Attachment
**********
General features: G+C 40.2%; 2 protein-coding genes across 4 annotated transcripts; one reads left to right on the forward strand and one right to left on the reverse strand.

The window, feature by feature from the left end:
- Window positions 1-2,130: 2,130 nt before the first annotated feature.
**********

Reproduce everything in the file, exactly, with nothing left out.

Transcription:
General features: G+C 40.2%; 2 protein-coding genes across 4 annotated transcripts; one reads left to right on the forward strand and one right to left on the reverse strand.

The window, feature by feature from the left end:
- Window positions 1-2,130: 2,130 nt before the first annotated feature.